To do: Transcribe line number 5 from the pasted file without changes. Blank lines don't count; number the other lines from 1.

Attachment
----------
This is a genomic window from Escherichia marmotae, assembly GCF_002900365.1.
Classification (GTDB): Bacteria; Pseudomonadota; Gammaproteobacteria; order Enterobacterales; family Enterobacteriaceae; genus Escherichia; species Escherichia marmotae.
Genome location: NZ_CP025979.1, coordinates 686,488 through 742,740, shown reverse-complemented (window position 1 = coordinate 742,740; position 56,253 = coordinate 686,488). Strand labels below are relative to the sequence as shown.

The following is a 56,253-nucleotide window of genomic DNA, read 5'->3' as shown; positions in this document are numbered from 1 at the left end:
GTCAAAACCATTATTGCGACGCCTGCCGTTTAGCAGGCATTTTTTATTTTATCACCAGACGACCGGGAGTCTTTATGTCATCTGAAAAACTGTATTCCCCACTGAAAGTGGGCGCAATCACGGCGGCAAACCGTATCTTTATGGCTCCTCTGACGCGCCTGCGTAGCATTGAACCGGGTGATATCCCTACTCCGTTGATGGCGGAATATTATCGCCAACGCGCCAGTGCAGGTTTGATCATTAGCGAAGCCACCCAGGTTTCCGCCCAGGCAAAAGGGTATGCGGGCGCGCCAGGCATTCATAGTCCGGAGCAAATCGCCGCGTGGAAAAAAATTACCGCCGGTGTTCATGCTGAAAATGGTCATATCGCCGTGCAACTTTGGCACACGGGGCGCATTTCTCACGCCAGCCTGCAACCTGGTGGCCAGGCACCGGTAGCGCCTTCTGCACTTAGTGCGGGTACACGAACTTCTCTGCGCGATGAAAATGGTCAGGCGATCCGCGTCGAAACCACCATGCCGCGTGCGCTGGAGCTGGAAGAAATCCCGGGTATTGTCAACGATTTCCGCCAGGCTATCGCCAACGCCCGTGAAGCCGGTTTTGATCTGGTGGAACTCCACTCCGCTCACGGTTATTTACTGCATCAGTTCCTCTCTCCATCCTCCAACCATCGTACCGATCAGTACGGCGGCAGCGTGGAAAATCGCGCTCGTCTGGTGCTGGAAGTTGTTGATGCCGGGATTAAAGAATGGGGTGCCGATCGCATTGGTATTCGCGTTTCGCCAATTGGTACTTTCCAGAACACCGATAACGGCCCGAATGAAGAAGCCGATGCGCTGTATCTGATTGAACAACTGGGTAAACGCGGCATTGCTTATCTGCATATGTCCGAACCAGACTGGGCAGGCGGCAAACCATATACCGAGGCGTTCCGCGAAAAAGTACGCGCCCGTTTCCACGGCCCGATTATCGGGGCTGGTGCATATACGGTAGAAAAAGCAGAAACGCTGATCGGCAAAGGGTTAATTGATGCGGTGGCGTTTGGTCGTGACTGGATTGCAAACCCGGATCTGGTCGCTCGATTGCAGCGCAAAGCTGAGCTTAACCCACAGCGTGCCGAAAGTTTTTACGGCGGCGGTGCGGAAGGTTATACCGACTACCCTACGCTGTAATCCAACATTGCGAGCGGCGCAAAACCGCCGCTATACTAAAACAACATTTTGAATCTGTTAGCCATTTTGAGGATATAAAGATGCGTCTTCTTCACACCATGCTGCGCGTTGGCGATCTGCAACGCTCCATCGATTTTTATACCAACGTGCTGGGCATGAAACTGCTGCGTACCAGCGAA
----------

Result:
GTCAAAACCATTATTGCGACGCCTGCCGTTTAGCAGGCATTTTTTATTTTATCACCAGACGACCGGGAGTCTTTATGTCATCTGAAAAACTGTATTCCCCACTGAAAGTGGGCGCAATCACGGCGGCAAACCGTATCTTTATGGCTCCTCTGACGCGCCTGCGTAGCATTGAACCGGGTGATATCCCTACTCCGTTGATGGCGGAATATTATCGCCAACGCGCCAGTGCAGGTTTGATCATTAGCGAAGCCACCCAGGTTTCCGCCCAGGCAAAAGGGTATGCGGGCGCGCCAGGCATTCATAGTCCGGAGCAAATCGCCGCGTGGAAAAAAATTACCGCCGGTGTTCATGCTGAAAATGGTCATATCGCCGTGCAACTTTGGCACACGGGGCGCATTTCTCACGCCAGCCTGCAACCTGGTGGCCAGGCACCGGTAGCGCCTTCTGCACTTAGTGCGGGTACACGAACTTCTCTGCGCGATGAAAATGGTCAGGCGATCCGCGTCGAAACCACCATGCCGCGTGCGCTGGAGCTGGAAGAAATCCCGGGTATTGTCAACGATTTCCGCCAGGCTATCGCCAACGCCCGTGAAGCCGGTTTTGATCTGGTGGAACTCCACTCCGCTCACGGTTATTTACTGCATCAGTTCCTCTCTCCATCCTCCAACCATCGTACCGATCAGTACGGCGGCAGCGTGGAAAATCGCGCTCGTCTGGTGCTGGAAGTTGTTGATGCCGGGATTAAAGAATGGGGTGCCGATCGCATTGGTATTCGCGTTTCGCCAATTGGTACTTTCCAGAACACCGATAACGGCCCGAATGAAGAAGCCGATGCGCTGTATCTGATTGAACAACTGGGTAAACGCGGCATTGCTTATCTGCATATGTCCGAACCAGACTGGGCAGGCGGCAAACCATATACCGAGGCGTTCCGCGAAAAAGTACGCGCCCGTTTCCACGGCCCGATTATCGGGGCTGGTGCATATACGGTAGAAAAAGCAGAAACGCTGATCGGCAAAGGGTTAATTGATGCGGTGGCGTTTGGTCGTGACTGGATTGCAAACCCGGATCTGGTCGCTCGATTGCAGCGCAAAGCTGAGCTTAACCCACAGCGTGCCGAAAGTTTTTACGGCGGCGGTGCGGAAGGTTATACCGACTACCCTACGCTGTAATCCAACATTGCGAGCGGCGCAAAACCGCCGCTATACTAAAACAACATTTTGAATCTGTTAGCCATTTTGAGGATATAAAGATGCGTCTTCTTCACACCATGCTGCGCGTTGGCGATCTGCAACGCTCCATCGATTTTTATACCAACGTGCTGGGCATGAAACTGCTGCGTACCAGCGAA